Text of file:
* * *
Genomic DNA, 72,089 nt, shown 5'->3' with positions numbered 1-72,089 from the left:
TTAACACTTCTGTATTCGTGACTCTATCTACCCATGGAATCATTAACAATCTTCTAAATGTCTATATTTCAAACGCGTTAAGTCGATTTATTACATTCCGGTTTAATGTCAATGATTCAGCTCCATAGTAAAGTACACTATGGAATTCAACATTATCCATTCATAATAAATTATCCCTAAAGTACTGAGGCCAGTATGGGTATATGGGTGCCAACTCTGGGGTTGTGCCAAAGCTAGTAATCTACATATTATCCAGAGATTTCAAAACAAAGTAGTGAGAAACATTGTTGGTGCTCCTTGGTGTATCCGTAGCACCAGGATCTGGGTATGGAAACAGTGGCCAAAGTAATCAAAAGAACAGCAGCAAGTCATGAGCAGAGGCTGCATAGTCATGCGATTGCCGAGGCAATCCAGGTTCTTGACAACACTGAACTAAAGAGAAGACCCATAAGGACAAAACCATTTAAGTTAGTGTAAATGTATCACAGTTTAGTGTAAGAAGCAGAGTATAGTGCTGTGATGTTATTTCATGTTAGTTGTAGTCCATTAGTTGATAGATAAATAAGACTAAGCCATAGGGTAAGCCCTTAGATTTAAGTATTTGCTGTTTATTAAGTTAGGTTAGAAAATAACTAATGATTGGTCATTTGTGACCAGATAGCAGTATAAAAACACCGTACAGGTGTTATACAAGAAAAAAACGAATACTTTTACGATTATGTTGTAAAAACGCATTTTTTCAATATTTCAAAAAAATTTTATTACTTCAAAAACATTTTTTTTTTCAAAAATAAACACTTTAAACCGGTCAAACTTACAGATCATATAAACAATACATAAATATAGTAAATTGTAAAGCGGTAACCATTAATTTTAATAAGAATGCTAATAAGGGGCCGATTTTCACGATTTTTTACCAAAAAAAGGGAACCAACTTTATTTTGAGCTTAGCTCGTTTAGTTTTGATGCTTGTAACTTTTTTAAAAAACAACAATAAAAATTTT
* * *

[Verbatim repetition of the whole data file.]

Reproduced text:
Genomic DNA, 72,089 nt, shown 5'->3' with positions numbered 1-72,089 from the left:
TTAACACTTCTGTATTCGTGACTCTATCTACCCATGGAATCATTAACAATCTTCTAAATGTCTATATTTCAAACGCGTTAAGTCGATTTATTACATTCCGGTTTAATGTCAATGATTCAGCTCCATAGTAAAGTACACTATGGAATTCAACATTATCCATTCATAATAAATTATCCCTAAAGTACTGAGGCCAGTATGGGTATATGGGTGCCAACTCTGGGGTTGTGCCAAAGCTAGTAATCTACATATTATCCAGAGATTTCAAAACAAAGTAGTGAGAAACATTGTTGGTGCTCCTTGGTGTATCCGTAGCACCAGGATCTGGGTATGGAAACAGTGGCCAAAGTAATCAAAAGAACAGCAGCAAGTCATGAGCAGAGGCTGCATAGTCATGCGATTGCCGAGGCAATCCAGGTTCTTGACAACACTGAACTAAAGAGAAGACCCATAAGGACAAAACCATTTAAGTTAGTGTAAATGTATCACAGTTTAGTGTAAGAAGCAGAGTATAGTGCTGTGATGTTATTTCATGTTAGTTGTAGTCCATTAGTTGATAGATAAATAAGACTAAGCCATAGGGTAAGCCCTTAGATTTAAGTATTTGCTGTTTATTAAGTTAGGTTAGAAAATAACTAATGATTGGTCATTTGTGACCAGATAGCAGTATAAAAACACCGTACAGGTGTTATACAAGAAAAAAACGAATACTTTTACGATTATGTTGTAAAAACGCATTTTTTCAATATTTCAAAAAAATTTTATTACTTCAAAAACATTTTTTTTTTCAAAAATAAACACTTTAAACCGGTCAAACTTACAGATCATATAAACAATACATAAATATAGTAAATTGTAAAGCGGTAACCATTAATTTTAATAAGAATGCTAATAAGGGGCCGATTTTCACGATTTTTTACCAAAAAAAGGGAACCAACTTTATTTTGAGCTTAGCTCGTTTAGTTTTGATGCTTGTAACTTTTTTAAAAAACAACAATAAAAATTTT